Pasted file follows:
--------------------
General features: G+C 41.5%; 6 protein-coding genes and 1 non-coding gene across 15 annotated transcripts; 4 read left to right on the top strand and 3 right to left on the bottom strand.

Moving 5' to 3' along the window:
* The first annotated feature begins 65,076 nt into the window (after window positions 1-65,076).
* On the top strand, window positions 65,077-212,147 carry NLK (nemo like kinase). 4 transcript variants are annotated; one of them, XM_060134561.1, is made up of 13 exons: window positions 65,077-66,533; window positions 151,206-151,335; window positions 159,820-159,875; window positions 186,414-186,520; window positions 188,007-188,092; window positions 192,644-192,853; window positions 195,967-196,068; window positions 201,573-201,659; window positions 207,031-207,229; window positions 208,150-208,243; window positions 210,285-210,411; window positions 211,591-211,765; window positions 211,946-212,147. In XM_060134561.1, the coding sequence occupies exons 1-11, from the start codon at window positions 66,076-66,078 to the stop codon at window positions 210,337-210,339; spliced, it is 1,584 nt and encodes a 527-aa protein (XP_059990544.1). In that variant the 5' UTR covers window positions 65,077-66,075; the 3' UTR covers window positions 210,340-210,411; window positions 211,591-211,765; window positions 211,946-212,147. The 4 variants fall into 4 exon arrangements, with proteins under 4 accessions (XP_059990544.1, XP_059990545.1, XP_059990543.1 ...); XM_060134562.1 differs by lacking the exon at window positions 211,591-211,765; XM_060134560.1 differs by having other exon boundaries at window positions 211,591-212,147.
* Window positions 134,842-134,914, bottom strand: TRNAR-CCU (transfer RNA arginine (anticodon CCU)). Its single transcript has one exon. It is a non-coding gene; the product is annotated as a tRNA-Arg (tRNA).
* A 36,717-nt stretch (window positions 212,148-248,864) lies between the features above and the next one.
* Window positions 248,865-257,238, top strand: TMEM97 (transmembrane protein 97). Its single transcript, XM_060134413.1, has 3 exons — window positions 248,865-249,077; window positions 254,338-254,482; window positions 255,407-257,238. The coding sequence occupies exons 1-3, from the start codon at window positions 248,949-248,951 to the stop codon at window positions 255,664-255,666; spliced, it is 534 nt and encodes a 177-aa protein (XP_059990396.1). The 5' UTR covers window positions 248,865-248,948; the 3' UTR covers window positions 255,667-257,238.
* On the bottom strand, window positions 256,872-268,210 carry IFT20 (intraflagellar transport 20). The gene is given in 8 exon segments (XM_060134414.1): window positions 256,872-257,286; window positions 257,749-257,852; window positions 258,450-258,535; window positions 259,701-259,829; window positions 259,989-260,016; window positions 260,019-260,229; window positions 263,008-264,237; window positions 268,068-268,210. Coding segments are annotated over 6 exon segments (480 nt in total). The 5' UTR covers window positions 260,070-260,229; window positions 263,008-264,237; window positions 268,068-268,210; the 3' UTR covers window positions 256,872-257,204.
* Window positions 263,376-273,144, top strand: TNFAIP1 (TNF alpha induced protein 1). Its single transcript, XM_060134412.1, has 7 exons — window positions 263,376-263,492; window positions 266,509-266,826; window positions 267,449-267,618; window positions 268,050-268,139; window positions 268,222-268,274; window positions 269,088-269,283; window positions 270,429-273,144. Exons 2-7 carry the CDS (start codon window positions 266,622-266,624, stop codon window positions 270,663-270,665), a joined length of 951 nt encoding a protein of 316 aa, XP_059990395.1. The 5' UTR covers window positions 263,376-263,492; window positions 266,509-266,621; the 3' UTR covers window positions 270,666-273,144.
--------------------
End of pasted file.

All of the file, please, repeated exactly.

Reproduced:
General features: G+C 41.5%; 6 protein-coding genes and 1 non-coding gene across 15 annotated transcripts; 4 read left to right on the top strand and 3 right to left on the bottom strand.

Moving 5' to 3' along the window:
* The first annotated feature begins 65,076 nt into the window (after window positions 1-65,076).
* On the top strand, window positions 65,077-212,147 carry NLK (nemo like kinase). 4 transcript variants are annotated; one of them, XM_060134561.1, is made up of 13 exons: window positions 65,077-66,533; window positions 151,206-151,335; window positions 159,820-159,875; window positions 186,414-186,520; window positions 188,007-188,092; window positions 192,644-192,853; window positions 195,967-196,068; window positions 201,573-201,659; window positions 207,031-207,229; window positions 208,150-208,243; window positions 210,285-210,411; window positions 211,591-211,765; window positions 211,946-212,147. In XM_060134561.1, the coding sequence occupies exons 1-11, from the start codon at window positions 66,076-66,078 to the stop codon at window positions 210,337-210,339; spliced, it is 1,584 nt and encodes a 527-aa protein (XP_059990544.1). In that variant the 5' UTR covers window positions 65,077-66,075; the 3' UTR covers window positions 210,340-210,411; window positions 211,591-211,765; window positions 211,946-212,147. The 4 variants fall into 4 exon arrangements, with proteins under 4 accessions (XP_059990544.1, XP_059990545.1, XP_059990543.1 ...); XM_060134562.1 differs by lacking the exon at window positions 211,591-211,765; XM_060134560.1 differs by having other exon boundaries at window positions 211,591-212,147.
* Window positions 134,842-134,914, bottom strand: TRNAR-CCU (transfer RNA arginine (anticodon CCU)). Its single transcript has one exon. It is a non-coding gene; the product is annotated as a tRNA-Arg (tRNA).
* A 36,717-nt stretch (window positions 212,148-248,864) lies between the features above and the next one.
* Window positions 248,865-257,238, top strand: TMEM97 (transmembrane protein 97). Its single transcript, XM_060134413.1, has 3 exons — window positions 248,865-249,077; window positions 254,338-254,482; window positions 255,407-257,238. The coding sequence occupies exons 1-3, from the start codon at window positions 248,949-248,951 to the stop codon at window positions 255,664-255,666; spliced, it is 534 nt and encodes a 177-aa protein (XP_059990396.1). The 5' UTR covers window positions 248,865-248,948; the 3' UTR covers window positions 255,667-257,238.
* On the bottom strand, window positions 256,872-268,210 carry IFT20 (intraflagellar transport 20). The gene is given in 8 exon segments (XM_060134414.1): window positions 256,872-257,286; window positions 257,749-257,852; window positions 258,450-258,535; window positions 259,701-259,829; window positions 259,989-260,016; window positions 260,019-260,229; window positions 263,008-264,237; window positions 268,068-268,210. Coding segments are annotated over 6 exon segments (480 nt in total). The 5' UTR covers window positions 260,070-260,229; window positions 263,008-264,237; window positions 268,068-268,210; the 3' UTR covers window positions 256,872-257,204.
* Window positions 263,376-273,144, top strand: TNFAIP1 (TNF alpha induced protein 1). Its single transcript, XM_060134412.1, has 7 exons — window positions 263,376-263,492; window positions 266,509-266,826; window positions 267,449-267,618; window positions 268,050-268,139; window positions 268,222-268,274; window positions 269,088-269,283; window positions 270,429-273,144. Exons 2-7 carry the CDS (start codon window positions 266,622-266,624, stop codon window positions 270,663-270,665), a joined length of 951 nt encoding a protein of 316 aa, XP_059990395.1. The 5' UTR covers window positions 263,376-263,492; window positions 266,509-266,621; the 3' UTR covers window positions 270,666-273,144.